Watts environmental concerns continue to trouble residents
First part of a three-part series
Cory Alexander Haywood | 11/8/2017, 8:45 p.m.
Tim Watkins may be reaching his breaking point.
For decades he’s worked tirelessly to increase awareness of the many environmental hazards plaguing Watts.
So far, he’s received dozens of verbal commitments and promises from peers, colleagues, and big shots who’ve agreed to join his cause. But talking and doing are two separate concepts - and Watkins continues to fight virtually alone.
“I’ve gone to just about every public official I can think of to ask for help,” he bemoaned during a telephone interview.
The raspy sound of his voice quickly elevated to a howl.
“They won’t help me!”
Watkins believes he’s done everything in his power to improve conditions in Watts. “ What else am I supposed to do?”
As president and CEO of the Watts Labor Community Action Committee (WLCAC), Watkins has devoted the larger part of his existence to serving the interests of his chosen people.
He knows the Black experience in America is disturbingly predictable for working-class folk and those sitting beneath the poverty line.
Struggle is par for the course - and hopelessness increases with every generation that dares to hope for progress, only to experience the harshness of reality.
For evidence of the numerous maladies tormenting low-income African Americans, a casual observer needn’t look beyond the blighted streets of Watts, Los Angeles.
In a parallel universe, this neighborhood would be a thriving beacon of cultural and economic diversity.
But the residents aren’t living in a dream world - their reality parallels a wide-ranging siege of environmental contamination permeating urban communities nationwide.
Amid growing concerns, a groundbreaking ceremony was held in June for the first phase of a $1 billion redevelopment of the Jordan Downs public housing project in Watts.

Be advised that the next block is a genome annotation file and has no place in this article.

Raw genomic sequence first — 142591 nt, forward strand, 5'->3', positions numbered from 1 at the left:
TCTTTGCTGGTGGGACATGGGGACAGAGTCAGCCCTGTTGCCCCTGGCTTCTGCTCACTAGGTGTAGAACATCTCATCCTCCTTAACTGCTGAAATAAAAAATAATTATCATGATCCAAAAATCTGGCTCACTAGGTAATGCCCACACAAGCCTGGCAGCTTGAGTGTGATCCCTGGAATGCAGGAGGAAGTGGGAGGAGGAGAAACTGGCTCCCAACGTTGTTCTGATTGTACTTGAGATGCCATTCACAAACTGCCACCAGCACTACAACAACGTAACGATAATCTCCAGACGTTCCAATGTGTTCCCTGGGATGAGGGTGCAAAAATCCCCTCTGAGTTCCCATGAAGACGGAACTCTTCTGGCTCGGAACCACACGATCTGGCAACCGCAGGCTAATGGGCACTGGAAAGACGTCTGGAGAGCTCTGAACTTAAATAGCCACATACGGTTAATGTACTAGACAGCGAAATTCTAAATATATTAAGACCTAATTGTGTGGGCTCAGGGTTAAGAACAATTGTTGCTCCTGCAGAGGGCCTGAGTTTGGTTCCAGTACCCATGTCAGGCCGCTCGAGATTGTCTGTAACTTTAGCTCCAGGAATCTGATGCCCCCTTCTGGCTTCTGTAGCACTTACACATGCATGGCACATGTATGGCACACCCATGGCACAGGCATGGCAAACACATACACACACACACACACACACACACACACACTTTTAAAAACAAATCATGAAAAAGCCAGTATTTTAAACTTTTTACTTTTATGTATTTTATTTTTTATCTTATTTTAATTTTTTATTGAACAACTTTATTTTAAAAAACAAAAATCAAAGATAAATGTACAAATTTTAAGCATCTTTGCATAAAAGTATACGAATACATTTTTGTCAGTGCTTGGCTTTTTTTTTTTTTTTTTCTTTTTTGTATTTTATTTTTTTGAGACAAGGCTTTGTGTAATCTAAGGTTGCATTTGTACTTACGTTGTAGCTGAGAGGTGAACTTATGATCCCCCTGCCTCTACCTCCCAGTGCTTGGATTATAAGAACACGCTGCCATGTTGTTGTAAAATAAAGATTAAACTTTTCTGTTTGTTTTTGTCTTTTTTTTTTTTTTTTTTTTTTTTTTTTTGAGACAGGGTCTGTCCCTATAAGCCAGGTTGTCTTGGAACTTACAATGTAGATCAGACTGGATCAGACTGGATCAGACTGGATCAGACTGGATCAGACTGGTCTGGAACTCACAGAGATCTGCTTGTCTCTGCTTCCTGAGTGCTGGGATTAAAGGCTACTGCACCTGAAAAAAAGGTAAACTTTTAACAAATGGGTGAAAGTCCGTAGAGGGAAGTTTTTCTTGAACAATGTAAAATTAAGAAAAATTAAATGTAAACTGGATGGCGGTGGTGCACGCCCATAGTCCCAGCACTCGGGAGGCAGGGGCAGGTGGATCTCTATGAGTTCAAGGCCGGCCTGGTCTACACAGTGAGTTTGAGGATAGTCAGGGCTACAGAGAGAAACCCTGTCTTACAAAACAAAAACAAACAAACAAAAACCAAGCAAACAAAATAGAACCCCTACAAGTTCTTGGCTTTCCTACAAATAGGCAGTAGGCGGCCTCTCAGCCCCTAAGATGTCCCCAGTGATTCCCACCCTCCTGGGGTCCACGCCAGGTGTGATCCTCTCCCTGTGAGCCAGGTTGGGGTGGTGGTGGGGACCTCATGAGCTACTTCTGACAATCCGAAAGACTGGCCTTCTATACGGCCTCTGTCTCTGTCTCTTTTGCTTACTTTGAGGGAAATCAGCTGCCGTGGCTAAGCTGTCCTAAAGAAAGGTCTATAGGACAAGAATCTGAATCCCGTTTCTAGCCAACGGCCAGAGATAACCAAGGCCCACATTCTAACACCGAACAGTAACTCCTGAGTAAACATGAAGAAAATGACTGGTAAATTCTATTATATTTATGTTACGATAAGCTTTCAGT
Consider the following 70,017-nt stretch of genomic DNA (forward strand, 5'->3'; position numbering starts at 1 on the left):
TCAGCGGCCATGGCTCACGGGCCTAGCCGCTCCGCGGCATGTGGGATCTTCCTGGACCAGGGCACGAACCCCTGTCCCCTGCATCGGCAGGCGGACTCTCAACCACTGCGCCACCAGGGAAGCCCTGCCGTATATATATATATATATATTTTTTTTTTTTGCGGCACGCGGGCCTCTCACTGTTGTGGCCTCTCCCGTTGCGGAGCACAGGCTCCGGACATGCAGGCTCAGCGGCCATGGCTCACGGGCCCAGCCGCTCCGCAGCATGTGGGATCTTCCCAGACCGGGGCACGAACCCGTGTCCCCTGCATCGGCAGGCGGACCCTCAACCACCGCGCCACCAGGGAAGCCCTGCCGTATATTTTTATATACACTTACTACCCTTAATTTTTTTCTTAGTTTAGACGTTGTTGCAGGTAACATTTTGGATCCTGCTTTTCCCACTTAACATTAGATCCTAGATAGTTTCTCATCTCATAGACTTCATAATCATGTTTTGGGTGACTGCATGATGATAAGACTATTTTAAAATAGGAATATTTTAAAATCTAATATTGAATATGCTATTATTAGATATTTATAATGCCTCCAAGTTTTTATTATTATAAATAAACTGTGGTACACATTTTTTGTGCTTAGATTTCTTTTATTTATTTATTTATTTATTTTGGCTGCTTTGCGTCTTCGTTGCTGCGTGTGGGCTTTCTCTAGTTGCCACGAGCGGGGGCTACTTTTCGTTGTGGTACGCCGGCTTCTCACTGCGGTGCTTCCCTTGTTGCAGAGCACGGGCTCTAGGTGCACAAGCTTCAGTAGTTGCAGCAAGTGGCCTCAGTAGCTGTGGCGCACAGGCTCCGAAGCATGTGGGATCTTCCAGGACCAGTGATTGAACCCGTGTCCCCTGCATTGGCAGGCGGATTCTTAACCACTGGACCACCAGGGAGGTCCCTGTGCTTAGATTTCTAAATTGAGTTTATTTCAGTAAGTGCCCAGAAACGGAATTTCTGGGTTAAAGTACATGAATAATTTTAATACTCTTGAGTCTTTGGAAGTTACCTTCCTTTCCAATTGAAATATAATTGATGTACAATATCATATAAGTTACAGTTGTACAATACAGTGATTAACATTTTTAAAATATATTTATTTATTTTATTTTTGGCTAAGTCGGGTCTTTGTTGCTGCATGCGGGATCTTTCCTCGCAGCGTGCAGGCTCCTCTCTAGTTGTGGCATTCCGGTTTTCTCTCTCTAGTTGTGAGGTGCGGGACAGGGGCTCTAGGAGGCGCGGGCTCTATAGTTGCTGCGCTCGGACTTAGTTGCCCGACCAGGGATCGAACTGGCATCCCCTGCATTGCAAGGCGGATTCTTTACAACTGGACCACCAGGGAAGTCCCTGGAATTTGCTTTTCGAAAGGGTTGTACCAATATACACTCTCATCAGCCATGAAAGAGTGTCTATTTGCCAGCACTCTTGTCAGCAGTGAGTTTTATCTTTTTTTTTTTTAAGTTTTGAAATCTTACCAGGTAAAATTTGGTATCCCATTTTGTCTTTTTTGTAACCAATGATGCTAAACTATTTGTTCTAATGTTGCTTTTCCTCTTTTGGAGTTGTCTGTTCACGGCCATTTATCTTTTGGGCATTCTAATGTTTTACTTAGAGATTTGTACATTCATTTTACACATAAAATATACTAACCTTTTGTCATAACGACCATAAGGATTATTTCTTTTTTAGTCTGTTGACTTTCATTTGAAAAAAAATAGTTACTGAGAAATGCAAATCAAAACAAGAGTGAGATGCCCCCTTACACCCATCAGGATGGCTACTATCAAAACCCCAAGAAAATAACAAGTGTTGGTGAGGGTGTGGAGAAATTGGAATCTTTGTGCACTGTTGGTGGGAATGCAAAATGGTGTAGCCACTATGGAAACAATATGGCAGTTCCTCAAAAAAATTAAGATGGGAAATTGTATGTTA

The plan aims to convert the 700-unit site into a mixed-use, mixed-income neighborhood of 1,410 units with 160,000 square feet retail space, nine acres of green space and a new recreation center at East 99th Place and Laurel Place.
The plan has been in place for nearly a decade and was delayed due to funding shortages and the discovery that soil at part of the site was contaminated with lead and other toxins from its past use as a steel factory.
In June, the Los Angeles Unified School District submitted documents to CBS revealing lead and arsenic contamination on the football field and baseball field of Jordan High School, which shares a border with the new development.
Monika Shankar, with health advocacy group Physicians for Social Responsibility-Los Angeles told authorities that an underground plume of toxic chemicals, including trichloroethylene, was discovered underneath the development. “Which is a very harmful chemical, especially for children and pregnant mothers,” she explained.
Data from the Center for Disease Control and Prevention (CDC) show that 6 percent of all children ages 1-2 years and 11 percent of Black (non-Hispanic) children ages 1-5 years have blood lead levels in the toxic range. Children with developing bodies are especially vulnerable because their rapidly developing nervous systems are particularly sensitive to the effects of lead.